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Why Valuation Matters

Centuro Global, 16 September, 2019

“What is your valuation?”


“£100,000 for 10%?”


The above seems like a fabricated scenario made for Dragons Den or Shark Tank, but at some stage, every investor will want to know: “what is your valuation?”


Often one of the most daunting questions that a VC or angel investor can impose on you is around valuation and the distribution of your equity. Without wanting to get tangled up in trying to cover behavioural economic signalling, it’s best to regard answering this correctly as more of an art than a science. At any investment stage, when an investor is asking for your valuation they are looking for many things. Principally, they want to gauge how attractive the deal on your startup’s equity is - they can then make any further decisions anchored to this number.


There is a lot to look at when it comes to tackling your valuation. You’ll hear terms such as ‘pre-money, post-money, EBITDA multiple’ thrown around and it’s easy to get lost in the jargon (there’s a handy Jargon Glossary at the end of the article in case you run into any new terms whilst reading).  What really matters is how your stated valuation affects the investment deal for both you, and the interested party.


Every interaction with an investor will act as a signal. The way you dress, pitch, your tone of voice and your enthusiasm are all factors that are hard to control. Believe it or not, we’re seeing data that suggests even being enthusiastic in pitches could actually hurt your chances of success! The point is that interactions can be erratic, and it’s near impossible to predict their effects on individuals.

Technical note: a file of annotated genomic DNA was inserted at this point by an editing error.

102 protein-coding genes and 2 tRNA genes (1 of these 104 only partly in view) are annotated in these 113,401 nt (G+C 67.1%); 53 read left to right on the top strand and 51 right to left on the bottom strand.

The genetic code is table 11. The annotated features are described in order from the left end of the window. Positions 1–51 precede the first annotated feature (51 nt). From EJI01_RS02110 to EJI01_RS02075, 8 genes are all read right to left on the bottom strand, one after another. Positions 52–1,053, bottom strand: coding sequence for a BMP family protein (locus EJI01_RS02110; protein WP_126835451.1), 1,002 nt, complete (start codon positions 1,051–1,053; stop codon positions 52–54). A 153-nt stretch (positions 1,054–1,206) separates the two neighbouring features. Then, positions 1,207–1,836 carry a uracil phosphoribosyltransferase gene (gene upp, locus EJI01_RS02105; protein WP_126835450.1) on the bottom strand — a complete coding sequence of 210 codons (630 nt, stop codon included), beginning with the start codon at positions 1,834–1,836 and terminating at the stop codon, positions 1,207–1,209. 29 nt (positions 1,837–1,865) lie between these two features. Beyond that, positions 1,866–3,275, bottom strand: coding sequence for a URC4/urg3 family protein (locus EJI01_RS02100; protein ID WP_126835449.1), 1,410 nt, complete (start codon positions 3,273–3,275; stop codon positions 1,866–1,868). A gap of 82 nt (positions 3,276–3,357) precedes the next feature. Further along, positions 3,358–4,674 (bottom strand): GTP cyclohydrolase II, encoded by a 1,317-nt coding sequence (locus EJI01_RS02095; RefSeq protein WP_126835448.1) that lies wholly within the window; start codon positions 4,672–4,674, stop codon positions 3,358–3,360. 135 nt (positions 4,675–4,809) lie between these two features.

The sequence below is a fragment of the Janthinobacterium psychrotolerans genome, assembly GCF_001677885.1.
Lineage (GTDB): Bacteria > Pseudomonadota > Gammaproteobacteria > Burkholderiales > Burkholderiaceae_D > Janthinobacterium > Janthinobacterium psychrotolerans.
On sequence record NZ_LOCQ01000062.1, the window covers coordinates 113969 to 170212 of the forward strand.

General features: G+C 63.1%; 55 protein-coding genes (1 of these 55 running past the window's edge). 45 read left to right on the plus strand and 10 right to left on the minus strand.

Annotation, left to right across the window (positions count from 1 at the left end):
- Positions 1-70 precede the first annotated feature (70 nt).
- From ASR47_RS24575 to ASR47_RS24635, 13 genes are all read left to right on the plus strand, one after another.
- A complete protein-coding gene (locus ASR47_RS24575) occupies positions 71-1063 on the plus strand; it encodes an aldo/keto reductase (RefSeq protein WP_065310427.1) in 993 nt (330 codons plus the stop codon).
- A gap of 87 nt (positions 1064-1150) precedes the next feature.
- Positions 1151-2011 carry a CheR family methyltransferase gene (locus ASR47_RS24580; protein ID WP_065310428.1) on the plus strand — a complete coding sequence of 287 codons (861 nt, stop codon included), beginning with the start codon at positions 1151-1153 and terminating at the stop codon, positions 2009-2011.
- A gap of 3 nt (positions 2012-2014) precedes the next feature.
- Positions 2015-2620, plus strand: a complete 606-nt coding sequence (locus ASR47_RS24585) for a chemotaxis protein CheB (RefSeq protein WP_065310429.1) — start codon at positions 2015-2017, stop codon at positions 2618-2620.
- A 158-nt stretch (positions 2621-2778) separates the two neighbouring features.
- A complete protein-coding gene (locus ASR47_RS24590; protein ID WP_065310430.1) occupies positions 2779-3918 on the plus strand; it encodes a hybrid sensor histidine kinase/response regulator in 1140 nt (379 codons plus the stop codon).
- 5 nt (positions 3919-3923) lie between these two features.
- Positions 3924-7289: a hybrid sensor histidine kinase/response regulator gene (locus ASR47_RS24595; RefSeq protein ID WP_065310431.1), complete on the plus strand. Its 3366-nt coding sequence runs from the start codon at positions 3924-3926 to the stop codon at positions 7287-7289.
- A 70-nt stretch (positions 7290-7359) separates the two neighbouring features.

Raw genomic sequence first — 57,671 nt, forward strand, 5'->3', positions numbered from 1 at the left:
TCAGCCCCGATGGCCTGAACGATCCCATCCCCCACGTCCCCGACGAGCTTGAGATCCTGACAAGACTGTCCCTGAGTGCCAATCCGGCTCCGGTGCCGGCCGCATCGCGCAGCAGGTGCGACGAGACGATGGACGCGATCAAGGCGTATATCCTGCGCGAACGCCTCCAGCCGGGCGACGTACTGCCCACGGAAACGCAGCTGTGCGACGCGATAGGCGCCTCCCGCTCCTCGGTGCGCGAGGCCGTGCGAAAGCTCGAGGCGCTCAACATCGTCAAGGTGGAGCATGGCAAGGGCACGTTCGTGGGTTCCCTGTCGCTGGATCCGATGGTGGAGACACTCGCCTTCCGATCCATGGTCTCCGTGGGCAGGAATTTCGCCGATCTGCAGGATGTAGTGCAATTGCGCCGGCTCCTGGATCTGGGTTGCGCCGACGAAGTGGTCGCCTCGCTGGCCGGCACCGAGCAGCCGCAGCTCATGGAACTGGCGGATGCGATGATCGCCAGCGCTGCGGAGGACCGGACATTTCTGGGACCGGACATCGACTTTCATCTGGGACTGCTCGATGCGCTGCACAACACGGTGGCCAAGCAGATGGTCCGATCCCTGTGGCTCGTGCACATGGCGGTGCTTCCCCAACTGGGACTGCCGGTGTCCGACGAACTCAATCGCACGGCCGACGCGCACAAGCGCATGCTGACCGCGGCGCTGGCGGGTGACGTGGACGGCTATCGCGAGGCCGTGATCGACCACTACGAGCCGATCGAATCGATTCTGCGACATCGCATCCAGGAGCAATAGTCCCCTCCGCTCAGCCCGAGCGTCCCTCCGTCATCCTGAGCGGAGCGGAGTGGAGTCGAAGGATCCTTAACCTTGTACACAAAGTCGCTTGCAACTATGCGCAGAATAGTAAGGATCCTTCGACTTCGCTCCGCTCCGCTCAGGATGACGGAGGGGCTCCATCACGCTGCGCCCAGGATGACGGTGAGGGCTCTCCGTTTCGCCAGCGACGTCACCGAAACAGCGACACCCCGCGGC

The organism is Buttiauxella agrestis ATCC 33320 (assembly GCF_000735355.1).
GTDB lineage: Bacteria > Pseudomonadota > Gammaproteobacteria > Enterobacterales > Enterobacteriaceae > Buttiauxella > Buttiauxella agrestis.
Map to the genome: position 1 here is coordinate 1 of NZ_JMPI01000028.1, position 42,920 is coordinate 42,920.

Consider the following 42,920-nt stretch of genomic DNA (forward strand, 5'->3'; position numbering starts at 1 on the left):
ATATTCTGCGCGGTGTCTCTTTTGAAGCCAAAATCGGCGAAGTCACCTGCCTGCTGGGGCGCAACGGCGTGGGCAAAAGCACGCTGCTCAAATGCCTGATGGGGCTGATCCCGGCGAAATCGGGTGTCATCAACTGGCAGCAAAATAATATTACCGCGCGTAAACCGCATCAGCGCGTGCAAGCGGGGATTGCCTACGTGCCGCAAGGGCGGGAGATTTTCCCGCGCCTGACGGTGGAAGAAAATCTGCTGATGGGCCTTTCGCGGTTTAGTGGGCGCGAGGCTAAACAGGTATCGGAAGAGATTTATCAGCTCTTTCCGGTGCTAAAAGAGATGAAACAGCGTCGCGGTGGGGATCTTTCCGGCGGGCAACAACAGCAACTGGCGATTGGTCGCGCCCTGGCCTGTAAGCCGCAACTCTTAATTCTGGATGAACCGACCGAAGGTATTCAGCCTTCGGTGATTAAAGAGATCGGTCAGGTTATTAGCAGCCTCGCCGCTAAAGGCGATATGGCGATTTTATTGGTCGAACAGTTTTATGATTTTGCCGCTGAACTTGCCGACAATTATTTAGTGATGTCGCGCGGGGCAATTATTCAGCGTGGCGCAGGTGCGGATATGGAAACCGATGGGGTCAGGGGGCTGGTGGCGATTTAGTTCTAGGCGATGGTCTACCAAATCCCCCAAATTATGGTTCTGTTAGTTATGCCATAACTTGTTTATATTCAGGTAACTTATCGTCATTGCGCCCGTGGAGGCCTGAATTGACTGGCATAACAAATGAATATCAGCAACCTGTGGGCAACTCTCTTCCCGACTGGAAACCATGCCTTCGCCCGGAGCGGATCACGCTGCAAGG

Nonetheless, there is no need to panic! Your valuation is one thing that is totally in your control.


Until you have your first lump of capital invested, you are entirely free to move your valuation to suit your aims & business ambitions.


Sure, we’re framing this potentially daunting autonomy as being a good thing, but if you can’t get excited by risk, then maybe fundraising isn’t for you after all...


 


So, Why Does It Matter What Valuation I Say?


How does what I say affect the deal and what are these behavioural economic signals I’m sending?


If you state your valuation too high, you could seem delusional or price future investors out of the deal. Too low and you might imply a lack of faith in your idea and team or, even worse, sell your equity too cheaply and as a founding team be stuck with a minority stake in a booming business one day.


You’re sending an important signal and you must use this as a tool to your advantage. Signalling isn’t something that many accelerators or incubators will adequately teach you. Being lucky enough to get introduced to investors is one thing, but knowing how to manoeuvre that room once you’re in it is a whole new game.


As a founder, equity in your attractive business is your one pivotal asset and will be a central factor in any investment negotiation. Any deal-making is based on tradables as seen below: